Faisal Hammash, Omar Sami Qaradhi and Motaz Al-Junadi are charged with sex offences in Antrim
The case had been adjourned while the judge considered the bail applications.
The squad is one of several international teams using the Antrim Forum sports complex as a training base in advance of the Games which begin in London next week.
The three men, two of whom compete in wheelchairs, are all members of the Jordanian Paralympics power-lifting team.
Faisal Hammash, 35, faces two counts of causing a child to engage in sexual activity.
Omar Sami Qaradhi, 31, is charged with three counts of sexual assault and one of voyeurism. At least two of the assaults were against children.
Motaz Al-Junadi, 45, faces one charge of sexual assault. All the offences took place between 16 and 20 August.
King Abdullah’s interest in the case was reported by one of his government officials who promised to return the accused men to Coleraine Court following the games if bail was granted.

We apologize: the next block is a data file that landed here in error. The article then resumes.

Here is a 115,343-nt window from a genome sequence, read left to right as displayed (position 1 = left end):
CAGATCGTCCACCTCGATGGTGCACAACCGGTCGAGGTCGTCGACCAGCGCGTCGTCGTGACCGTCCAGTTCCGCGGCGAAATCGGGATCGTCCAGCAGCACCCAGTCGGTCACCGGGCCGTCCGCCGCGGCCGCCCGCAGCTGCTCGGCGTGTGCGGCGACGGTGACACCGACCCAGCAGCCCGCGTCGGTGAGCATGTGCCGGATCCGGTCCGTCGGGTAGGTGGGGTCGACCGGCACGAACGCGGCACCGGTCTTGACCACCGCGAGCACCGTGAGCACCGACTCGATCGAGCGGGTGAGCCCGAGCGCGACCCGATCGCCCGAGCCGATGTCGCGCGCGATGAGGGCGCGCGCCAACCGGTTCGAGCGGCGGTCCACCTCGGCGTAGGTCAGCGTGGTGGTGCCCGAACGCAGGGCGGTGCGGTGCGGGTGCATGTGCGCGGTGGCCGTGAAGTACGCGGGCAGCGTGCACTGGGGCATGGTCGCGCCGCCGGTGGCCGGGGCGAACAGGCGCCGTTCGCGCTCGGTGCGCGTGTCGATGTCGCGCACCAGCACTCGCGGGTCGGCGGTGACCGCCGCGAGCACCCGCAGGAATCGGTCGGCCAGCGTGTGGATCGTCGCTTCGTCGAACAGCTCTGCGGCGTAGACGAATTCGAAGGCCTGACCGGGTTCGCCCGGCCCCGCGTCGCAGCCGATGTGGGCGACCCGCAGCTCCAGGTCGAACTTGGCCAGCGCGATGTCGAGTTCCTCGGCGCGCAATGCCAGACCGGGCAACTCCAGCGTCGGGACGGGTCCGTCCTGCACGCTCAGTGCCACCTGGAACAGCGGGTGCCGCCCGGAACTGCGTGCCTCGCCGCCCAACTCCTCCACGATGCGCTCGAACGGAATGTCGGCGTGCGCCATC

The Jordanian Embassy in London released a statement saying it regretted the incidents that had led to the charges of the three members of the paralympic team.
“In line with its duties towards its citizens, the embassy provided direct consular support to the three members of the team charged with the offences,” it said.
“A senior diplomat from the embassy attended the hearings this morning at the Magistrates Court in Antrim, and posted bail for the three sportsmen pending their reappearance in Belfast for their trial in October.
“The embassy wishes to further express its appreciation to the courts for promptly appointing a defence lawyer for the three men and facilitating its Consular services to its citizens.
“The embassy in London wishes to reassure the courts of its continued cooperation and maintains utmost respect for the due process of the law.”